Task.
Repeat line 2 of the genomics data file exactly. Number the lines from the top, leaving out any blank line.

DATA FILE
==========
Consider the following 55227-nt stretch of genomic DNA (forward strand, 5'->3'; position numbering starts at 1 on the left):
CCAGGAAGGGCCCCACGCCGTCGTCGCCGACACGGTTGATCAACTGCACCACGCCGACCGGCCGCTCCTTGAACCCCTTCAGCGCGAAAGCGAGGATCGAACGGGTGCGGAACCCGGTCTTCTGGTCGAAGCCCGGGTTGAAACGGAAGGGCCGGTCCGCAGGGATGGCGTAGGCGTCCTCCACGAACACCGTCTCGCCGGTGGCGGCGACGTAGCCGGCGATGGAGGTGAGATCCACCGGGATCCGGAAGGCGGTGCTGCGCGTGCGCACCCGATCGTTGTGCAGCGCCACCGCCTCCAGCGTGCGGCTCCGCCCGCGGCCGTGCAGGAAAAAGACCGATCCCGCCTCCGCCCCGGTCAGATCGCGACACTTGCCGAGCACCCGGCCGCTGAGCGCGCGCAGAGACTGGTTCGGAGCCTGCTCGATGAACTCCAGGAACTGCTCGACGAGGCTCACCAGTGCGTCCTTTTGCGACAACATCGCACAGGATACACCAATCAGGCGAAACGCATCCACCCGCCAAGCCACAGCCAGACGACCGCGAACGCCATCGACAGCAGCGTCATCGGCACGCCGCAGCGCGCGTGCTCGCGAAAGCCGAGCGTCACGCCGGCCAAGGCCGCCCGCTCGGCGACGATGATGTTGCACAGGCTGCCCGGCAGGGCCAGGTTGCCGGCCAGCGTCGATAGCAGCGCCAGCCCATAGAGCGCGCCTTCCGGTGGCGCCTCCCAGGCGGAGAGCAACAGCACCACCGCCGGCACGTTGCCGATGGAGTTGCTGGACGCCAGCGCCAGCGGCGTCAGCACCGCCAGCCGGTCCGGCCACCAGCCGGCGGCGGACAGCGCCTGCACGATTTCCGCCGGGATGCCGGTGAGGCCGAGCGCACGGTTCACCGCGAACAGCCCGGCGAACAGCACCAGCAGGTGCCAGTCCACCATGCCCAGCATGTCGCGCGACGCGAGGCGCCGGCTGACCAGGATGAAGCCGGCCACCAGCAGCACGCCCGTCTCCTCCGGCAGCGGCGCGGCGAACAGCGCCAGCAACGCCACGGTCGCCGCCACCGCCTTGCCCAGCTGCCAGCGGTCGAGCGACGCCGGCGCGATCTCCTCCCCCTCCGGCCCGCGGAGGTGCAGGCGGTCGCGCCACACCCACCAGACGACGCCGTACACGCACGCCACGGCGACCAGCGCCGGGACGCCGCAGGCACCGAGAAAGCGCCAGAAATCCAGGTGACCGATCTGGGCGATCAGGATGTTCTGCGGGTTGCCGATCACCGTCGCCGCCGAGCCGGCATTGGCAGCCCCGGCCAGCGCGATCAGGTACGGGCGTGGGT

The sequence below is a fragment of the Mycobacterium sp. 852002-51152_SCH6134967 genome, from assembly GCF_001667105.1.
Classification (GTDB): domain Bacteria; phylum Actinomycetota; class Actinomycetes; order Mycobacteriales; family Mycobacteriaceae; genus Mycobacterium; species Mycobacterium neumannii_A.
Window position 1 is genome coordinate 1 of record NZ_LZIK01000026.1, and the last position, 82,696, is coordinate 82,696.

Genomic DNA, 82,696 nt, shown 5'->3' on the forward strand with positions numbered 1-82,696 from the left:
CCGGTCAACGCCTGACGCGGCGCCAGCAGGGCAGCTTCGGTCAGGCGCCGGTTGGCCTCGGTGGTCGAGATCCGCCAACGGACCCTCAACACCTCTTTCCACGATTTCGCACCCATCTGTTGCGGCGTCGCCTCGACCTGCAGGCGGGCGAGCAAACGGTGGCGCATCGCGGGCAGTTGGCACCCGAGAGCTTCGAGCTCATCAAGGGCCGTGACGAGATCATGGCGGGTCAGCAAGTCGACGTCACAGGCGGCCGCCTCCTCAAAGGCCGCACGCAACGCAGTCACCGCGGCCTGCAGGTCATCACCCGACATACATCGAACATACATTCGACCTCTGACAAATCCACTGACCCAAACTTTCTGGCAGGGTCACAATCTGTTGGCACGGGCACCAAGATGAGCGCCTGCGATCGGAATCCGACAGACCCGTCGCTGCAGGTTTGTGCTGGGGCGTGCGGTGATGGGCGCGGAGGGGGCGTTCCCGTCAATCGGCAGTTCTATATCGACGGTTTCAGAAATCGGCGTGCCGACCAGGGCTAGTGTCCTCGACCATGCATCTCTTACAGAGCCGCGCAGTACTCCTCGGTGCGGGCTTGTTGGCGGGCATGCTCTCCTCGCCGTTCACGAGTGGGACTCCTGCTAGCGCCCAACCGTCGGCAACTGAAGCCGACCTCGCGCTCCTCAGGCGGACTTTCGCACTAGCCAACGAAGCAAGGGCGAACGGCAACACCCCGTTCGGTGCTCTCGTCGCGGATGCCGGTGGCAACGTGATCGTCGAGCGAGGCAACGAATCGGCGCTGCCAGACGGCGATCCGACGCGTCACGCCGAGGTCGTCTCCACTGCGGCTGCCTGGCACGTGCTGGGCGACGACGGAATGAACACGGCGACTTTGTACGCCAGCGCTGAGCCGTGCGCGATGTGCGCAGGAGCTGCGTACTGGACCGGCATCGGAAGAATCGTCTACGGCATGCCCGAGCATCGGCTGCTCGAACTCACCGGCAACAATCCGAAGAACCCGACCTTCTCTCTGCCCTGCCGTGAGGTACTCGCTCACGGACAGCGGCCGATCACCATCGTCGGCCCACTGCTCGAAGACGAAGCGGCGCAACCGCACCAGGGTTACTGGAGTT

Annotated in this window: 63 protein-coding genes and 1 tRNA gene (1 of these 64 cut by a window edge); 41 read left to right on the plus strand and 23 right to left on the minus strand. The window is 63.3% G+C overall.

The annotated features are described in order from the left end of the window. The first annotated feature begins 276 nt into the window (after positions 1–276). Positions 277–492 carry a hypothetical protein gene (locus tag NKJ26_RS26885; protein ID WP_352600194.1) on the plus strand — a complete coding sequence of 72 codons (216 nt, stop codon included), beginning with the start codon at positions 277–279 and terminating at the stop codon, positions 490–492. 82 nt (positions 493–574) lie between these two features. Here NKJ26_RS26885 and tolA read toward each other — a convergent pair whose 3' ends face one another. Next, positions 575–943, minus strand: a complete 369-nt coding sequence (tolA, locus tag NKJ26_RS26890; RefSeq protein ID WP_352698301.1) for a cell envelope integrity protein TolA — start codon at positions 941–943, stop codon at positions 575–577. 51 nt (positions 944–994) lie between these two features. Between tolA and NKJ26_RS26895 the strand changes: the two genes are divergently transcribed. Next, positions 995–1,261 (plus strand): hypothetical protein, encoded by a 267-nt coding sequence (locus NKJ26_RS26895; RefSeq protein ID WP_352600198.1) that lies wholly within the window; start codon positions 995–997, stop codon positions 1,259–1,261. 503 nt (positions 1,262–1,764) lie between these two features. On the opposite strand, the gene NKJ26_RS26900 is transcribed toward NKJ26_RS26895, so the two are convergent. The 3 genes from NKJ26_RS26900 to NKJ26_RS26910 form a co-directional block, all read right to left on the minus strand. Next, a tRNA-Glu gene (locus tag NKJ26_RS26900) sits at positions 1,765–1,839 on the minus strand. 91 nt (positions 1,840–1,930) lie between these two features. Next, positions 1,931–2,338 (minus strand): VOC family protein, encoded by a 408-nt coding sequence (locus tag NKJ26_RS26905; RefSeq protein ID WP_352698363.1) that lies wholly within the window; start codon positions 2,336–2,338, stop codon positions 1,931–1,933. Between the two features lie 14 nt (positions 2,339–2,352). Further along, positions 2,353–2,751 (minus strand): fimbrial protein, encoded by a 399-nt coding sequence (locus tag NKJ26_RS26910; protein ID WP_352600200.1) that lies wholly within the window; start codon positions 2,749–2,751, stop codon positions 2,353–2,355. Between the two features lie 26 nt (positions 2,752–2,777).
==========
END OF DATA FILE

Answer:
CCAGGAAGGGCCCCACGCCGTCGTCGCCGACACGGTTGATCAACTGCACCACGCCGACCGGCCGCTCCTTGAACCCCTTCAGCGCGAAAGCGAGGATCGAACGGGTGCGGAACCCGGTCTTCTGGTCGAAGCCCGGGTTGAAACGGAAGGGCCGGTCCGCAGGGATGGCGTAGGCGTCCTCCACGAACACCGTCTCGCCGGTGGCGGCGACGTAGCCGGCGATGGAGGTGAGATCCACCGGGATCCGGAAGGCGGTGCTGCGCGTGCGCACCCGATCGTTGTGCAGCGCCACCGCCTCCAGCGTGCGGCTCCGCCCGCGGCCGTGCAGGAAAAAGACCGATCCCGCCTCCGCCCCGGTCAGATCGCGACACTTGCCGAGCACCCGGCCGCTGAGCGCGCGCAGAGACTGGTTCGGAGCCTGCTCGATGAACTCCAGGAACTGCTCGACGAGGCTCACCAGTGCGTCCTTTTGCGACAACATCGCACAGGATACACCAATCAGGCGAAACGCATCCACCCGCCAAGCCACAGCCAGACGACCGCGAACGCCATCGACAGCAGCGTCATCGGCACGCCGCAGCGCGCGTGCTCGCGAAAGCCGAGCGTCACGCCGGCCAAGGCCGCCCGCTCGGCGACGATGATGTTGCACAGGCTGCCCGGCAGGGCCAGGTTGCCGGCCAGCGTCGATAGCAGCGCCAGCCCATAGAGCGCGCCTTCCGGTGGCGCCTCCCAGGCGGAGAGCAACAGCACCACCGCCGGCACGTTGCCGATGGAGTTGCTGGACGCCAGCGCCAGCGGCGTCAGCACCGCCAGCCGGTCCGGCCACCAGCCGGCGGCGGACAGCGCCTGCACGATTTCCGCCGGGATGCCGGTGAGGCCGAGCGCACGGTTCACCGCGAACAGCCCGGCGAACAGCACCAGCAGGTGCCAGTCCACCATGCCCAGCATGTCGCGCGACGCGAGGCGCCGGCTGACCAGGATGAAGCCGGCCACCAGCAGCACGCCCGTCTCCTCCGGCAGCGGCGCGGCGAACAGCGCCAGCAACGCCACGGTCGCCGCCACCGCCTTGCCCAGCTGCCAGCGGTCGAGCGACGCCGGCGCGATCTCCTCCCCCTCCGGCCCGCGGAGGTGCAGGCGGTCGCGCCACACCCACCAGACGACGCCGTACACGCACGCCACGGCGACCAGCGCCGGGACGCCGCAGGCACCGAGAAAGCGCCAGAAATCCAGGTGACCGATCTGGGCGATCAGGATGTTCTGCGGGTTGCCGATCACCGTCGCCGCCGAGCCGGCATTGGCAGCCCCGGCCAGCGCGATCAGGTACGGGCGTGGGT